The ways of nature, ruthlessly consistent and irrevocable, seem cruel, and our acceptance of the changes we observe that are forced by the passing of time is far from painless. It is easy enough to comprehend and accept the fact that time impacts on things when we regard the condition of nature as a whole, but not so in the case of things that affect us directly, or the order of the world we have created. The natural rhythm of time is mostly viewed as a monotonous sound of transience in our culture. The awareness of “our time” is related, first of all, to its measurable aspect, rather than to experiencing it in a relative, ephemeral form. We notice the “materiality” of time through perceivable changes, but the ongoing process of their development tends to remain unrecognised.

Stability seems more respected than temporariness. Still, regardless of how Time is understood and evaluated, it deserves to be paid a homage to as an invincible abstract hero. So I have put up a “monument” to time, on the line of the passing time. Discarding the time-honoured tradition of commemorating great events and their doers, I have built a Machine of stone and ice, and in it a transformation of elements occurs before our very eyes. The Machine of Time has been made to celebrate time, and to be devoured by time; the intention behind it is not perseverance as it constitutes nothing more than a transparent and momentary artefact, making us realise the might of time. This disappearing structure contains a paradoxical will to resist its destroying properties. With this short-timed artistic event I would like to initiate an impression that gets imprinted in memory which, by nature, eternally fights with time.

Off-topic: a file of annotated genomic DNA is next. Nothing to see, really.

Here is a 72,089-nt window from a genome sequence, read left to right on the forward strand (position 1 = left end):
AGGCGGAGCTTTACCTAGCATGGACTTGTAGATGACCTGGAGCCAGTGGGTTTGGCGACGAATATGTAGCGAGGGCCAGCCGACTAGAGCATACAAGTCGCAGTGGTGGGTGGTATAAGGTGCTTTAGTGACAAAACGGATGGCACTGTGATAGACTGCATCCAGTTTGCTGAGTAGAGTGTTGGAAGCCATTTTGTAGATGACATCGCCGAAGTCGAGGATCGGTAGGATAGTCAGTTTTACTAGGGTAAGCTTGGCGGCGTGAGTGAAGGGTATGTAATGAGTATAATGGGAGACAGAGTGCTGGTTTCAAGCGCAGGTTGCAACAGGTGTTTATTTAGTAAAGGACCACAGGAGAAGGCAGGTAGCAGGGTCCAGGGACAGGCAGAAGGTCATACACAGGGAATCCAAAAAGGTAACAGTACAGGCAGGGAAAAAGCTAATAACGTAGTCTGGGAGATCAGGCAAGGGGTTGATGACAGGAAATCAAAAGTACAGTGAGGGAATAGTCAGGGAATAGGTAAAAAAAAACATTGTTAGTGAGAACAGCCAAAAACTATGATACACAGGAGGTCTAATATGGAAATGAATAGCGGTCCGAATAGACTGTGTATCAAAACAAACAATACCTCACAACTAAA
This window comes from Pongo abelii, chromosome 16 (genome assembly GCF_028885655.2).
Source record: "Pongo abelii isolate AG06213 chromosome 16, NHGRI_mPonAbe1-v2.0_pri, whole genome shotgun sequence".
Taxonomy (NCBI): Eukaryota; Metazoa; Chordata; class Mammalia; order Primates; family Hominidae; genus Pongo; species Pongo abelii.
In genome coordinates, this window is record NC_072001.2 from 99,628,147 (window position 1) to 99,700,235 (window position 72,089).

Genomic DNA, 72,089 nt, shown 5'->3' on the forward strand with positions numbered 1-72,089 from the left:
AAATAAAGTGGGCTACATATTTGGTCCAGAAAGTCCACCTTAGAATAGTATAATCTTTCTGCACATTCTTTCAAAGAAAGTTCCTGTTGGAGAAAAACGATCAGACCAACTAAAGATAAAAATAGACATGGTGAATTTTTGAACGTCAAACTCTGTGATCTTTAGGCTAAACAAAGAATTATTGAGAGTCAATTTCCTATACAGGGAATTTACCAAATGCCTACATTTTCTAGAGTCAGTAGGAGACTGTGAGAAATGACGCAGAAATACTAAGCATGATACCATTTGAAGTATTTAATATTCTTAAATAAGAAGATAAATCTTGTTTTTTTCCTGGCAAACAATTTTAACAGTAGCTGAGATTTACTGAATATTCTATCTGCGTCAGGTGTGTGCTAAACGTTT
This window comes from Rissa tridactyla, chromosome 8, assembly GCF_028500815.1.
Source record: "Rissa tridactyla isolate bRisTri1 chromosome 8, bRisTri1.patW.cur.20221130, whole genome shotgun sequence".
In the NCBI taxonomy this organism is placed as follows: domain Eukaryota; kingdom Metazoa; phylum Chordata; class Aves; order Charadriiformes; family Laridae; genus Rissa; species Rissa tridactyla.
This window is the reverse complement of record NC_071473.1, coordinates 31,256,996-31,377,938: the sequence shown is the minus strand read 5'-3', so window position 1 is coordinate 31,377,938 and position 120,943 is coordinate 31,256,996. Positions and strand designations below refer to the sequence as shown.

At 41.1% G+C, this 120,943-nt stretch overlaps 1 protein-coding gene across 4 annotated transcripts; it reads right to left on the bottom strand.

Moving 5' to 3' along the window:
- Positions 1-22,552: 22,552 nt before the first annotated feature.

In the early 1990s, I set Ice Clocks in Wrocław’s Market Square, measuring time for residents. I have constructed metaphorical machines out of ice, granite, steel and fire (Melting 1992, 1 m3 water = 1 m3 fire 1994, Heat of Fusion 1995), expressing the never-ending human longing to build a machine monitoring time, its nature and character. These works meant a great lot to me; their industrial conspicuousness and scale bolstered the necessary confidence and, more importantly, made me capable of sharing this energy with others. It is obvious from my later work that this gift was truly vital – to invoke energy in other people to put abstract ideas into action. I always like to stress the fact that the Monuments of Time were possible due to the involvement and passion of many people, with me as a mere driving force.

More than a quarter century ago, I made a heroic attempt at visualising Time and depicting it as an artistic message. Ice is perfect for representing the nature of passing, and from a metaphorical perspective its condition is akin to our human condition. In the Monuments of Time the existence of the ice chunk is vastly compressed in relation to the time people have at their disposal. The creative context helps me arrange an artistic incident, or favourable conditions for conventional observation of time. In the course of action, we are put to a test for acceptance of the inevitability of things we all are part of.